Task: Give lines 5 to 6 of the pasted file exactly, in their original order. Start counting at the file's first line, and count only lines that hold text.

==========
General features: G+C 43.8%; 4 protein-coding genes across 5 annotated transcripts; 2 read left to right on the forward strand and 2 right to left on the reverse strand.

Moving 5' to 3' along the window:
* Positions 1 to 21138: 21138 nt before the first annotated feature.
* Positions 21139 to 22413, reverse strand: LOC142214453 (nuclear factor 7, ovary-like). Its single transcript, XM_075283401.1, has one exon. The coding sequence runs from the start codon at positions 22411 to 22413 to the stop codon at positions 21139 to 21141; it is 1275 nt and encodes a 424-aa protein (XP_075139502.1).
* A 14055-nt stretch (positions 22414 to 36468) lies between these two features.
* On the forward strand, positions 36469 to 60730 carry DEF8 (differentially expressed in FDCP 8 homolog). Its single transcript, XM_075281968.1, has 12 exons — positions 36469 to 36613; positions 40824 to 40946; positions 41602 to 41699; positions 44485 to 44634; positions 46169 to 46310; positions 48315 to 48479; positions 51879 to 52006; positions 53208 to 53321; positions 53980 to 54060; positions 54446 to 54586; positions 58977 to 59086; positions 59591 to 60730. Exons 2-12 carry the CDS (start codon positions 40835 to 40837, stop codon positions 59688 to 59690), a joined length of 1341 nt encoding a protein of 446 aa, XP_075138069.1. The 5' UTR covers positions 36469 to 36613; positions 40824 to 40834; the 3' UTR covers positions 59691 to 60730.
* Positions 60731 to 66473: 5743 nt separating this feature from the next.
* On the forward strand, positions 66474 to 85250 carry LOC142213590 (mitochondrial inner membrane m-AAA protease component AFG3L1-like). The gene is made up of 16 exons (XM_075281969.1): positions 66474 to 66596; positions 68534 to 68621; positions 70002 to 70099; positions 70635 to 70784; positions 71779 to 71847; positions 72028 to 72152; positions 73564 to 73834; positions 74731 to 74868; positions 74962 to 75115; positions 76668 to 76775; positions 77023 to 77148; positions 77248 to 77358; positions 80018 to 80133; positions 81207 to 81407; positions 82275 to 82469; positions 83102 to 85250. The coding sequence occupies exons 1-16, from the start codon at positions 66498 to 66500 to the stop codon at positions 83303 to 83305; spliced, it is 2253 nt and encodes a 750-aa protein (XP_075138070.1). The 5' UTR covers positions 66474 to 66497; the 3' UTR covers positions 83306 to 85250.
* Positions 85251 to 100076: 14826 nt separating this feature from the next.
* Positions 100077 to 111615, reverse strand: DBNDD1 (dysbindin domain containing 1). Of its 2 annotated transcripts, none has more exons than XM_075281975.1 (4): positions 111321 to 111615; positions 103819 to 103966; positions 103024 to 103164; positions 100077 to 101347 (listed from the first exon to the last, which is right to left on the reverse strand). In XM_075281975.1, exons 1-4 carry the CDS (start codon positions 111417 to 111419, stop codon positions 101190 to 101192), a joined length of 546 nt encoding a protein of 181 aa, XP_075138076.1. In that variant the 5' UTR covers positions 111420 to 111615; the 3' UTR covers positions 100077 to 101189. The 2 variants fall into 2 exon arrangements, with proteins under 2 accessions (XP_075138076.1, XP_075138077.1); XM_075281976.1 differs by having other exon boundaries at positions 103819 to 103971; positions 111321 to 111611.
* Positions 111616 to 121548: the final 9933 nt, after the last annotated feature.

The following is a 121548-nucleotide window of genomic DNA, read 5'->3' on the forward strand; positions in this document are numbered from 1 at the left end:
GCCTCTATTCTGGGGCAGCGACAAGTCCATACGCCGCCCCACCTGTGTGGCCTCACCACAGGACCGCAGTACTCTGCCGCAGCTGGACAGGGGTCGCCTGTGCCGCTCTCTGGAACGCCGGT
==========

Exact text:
* A 14055-nt stretch (positions 22414 to 36468) lies between these two features.
* On the forward strand, positions 36469 to 60730 carry DEF8 (differentially expressed in FDCP 8 homolog). Its single transcript, XM_075281968.1, has 12 exons — positions 36469 to 36613; positions 40824 to 40946; positions 41602 to 41699; positions 44485 to 44634; positions 46169 to 46310; positions 48315 to 48479; positions 51879 to 52006; positions 53208 to 53321; positions 53980 to 54060; positions 54446 to 54586; positions 58977 to 59086; positions 59591 to 60730. Exons 2-12 carry the CDS (start codon positions 40835 to 40837, stop codon positions 59688 to 59690), a joined length of 1341 nt encoding a protein of 446 aa, XP_075138069.1. The 5' UTR covers positions 36469 to 36613; positions 40824 to 40834; the 3' UTR covers positions 59691 to 60730.